New or used, these vehicles give the most bang for your scholar’s buck
Greetings from The Hemet Car Guy,
Parents and students have been visiting the dealership to look for back to school vehicles, and I’m often asked my opinion about the best cars with low sticker prices, low associated insurance premiums and minimal operating expenses.
I thought about it for a while, and here are my picks for the top six economical vehicles with the lowest combined sticker price, and the best mpg. Students shopping for new or used cars should consider miscellaneous costs associated with owning a car, such as finance charges, gas, insurance, maintenance, parking, taxes, tags, and potential tickets and citations – just ask my son Benjamin, he has three tickets and is paying dearly – those incidentals and unexpected costs really hits home for cost of ownership of a vehicle of any kind. Tickets can also raise insurance rates or even result in the cancellation of your policy – so obey the laws and look both ways!
Even though I consider myself a used car guy, I’m also a new car broker. The MSRP prices I’m showing don’t include destination cost and other options that you may like, and don’t forget those miscellaneous costs mentioned above. New or used, here are six affordable, fun and reliable cars for today’s student, in no particular order.
Chevrolet Aveo MSRP: $12,685; EPA Mileage: 30 mpg
The Chevrolet Aveo is an American car and one of the most economical vehicles for college students. It comes equipped with a 3-year/36,000-mile limited vehicle coverage warranty, and a five-year/100,000-mile limited coverage powertrain warranty.
Hyundai Accent MSRP: $10,690; EPA Mileage: 31 mpg
The Hyundai Accent is also in the top ranking of least expensive vehicles for today’s cost-conscious college student. Described by “Car and Driver” as “delightful,” the Accent has a sticker price of less than $11,000 brand new, and boasts affordability, sleek styling, a 5-year/60,000-mile basic warranty, and a 10-year/100,000-mile drivetrain warranty, which is reduced to 60,000 miles for subsequent owners.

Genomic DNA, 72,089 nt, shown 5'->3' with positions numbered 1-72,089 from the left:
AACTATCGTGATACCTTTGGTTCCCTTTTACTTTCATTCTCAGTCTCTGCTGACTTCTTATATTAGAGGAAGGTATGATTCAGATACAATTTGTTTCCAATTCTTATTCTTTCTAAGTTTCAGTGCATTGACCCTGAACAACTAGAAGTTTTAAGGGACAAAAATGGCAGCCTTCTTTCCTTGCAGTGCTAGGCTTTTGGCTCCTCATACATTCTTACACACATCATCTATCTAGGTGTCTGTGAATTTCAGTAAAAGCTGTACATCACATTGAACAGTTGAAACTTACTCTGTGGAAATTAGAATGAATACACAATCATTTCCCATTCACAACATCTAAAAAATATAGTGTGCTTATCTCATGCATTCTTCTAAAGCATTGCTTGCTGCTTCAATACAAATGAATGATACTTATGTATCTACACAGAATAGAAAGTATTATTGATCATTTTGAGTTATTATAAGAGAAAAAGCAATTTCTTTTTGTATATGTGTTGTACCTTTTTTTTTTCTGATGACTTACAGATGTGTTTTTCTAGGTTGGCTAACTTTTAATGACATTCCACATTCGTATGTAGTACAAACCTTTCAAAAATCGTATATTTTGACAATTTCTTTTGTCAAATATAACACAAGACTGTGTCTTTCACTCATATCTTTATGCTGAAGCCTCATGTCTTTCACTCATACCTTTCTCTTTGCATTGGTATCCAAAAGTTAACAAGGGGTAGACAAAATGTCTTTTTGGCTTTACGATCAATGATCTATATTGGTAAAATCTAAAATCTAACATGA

Kia Forte MSRP: $14,390; EPA Mileage: 29 mpg
The Kia Forte, the largest, most spacious vehicle on this list, is also the least fuel efficient. But don’t let the fuel economy deter you – as an added bonus: Kia, like Hyundai, offers an industry-leading 5-year/60,000 mile limited basic warranty and a 10-year/100,000 mile powertrain warranty on new vehicles, which is reduced to 60,000 miles for subsequent owners.
Kia Rio MSRP: 12,390; EPA Mileage: 31 mpg
The Kia Rio ranked high in a “Car and Driver” comparison test of economy cars, and the test driver rated the vehicle “cute and fun to drive.” Also a top pick of affordable vehicles, the Rio comes with a 5-year/60,000 mile limited basic warranty and a 10-year/100,000 mile powertrain warranty for new purchases.
Nissan Versa MSRP: $10,710; EPA Mileage: 29 mpg
Economics majors love the Nissan Versa sedan, whose bare-bones styling and modest amenities make it an economical choice for today’s college student. The sedan has 14-inch wheels and a 1.6 liter engine.
According to Nissan’s website, the Versa Hatchback offers more than you would expect from its modest price, including AM/FM/CD audio system, auxiliary audio input jack, power windows and door locks, dual power body-color outside mirrors, rear intermittent windshield wiper with washer, and Vehicle Dynamic Control with Traction Control System.
The Versa offers a 3-year/36,000-mile limited vehicle coverage warranty, and a 5-year/60,000-mile limited powertrain coverage warranty, making this a smart choice for the financially conscious college student.
Smart Fortwo MSRP: $12,635; EPA Mileage: 36 mpg
This tiny smart car is also a great choice for of the most cost-effective vehicles for college students. This tiny ride may appear more at home on a bike path than on the highway, but the price tag and the estimated mpg makes this car an excellent choice for the cash-strapped college student. Smart cars have a 2-year/24,000-mile limited warranty. There are gas and electric drive options.
Remember to factor in all the associated miscellaneous costs and fees associated with purchasing a vehicle before buying a car. The fees and costs can easily add up to thousands of dollars on top of the purchase price. Purchasing a used model in good condition can help reduce the costs of ownership even more. Perform all preventive maintenance recommendations to extend the life of your vehicle even further.
Hope this helps, and Good Driving
The Hemet Car Guy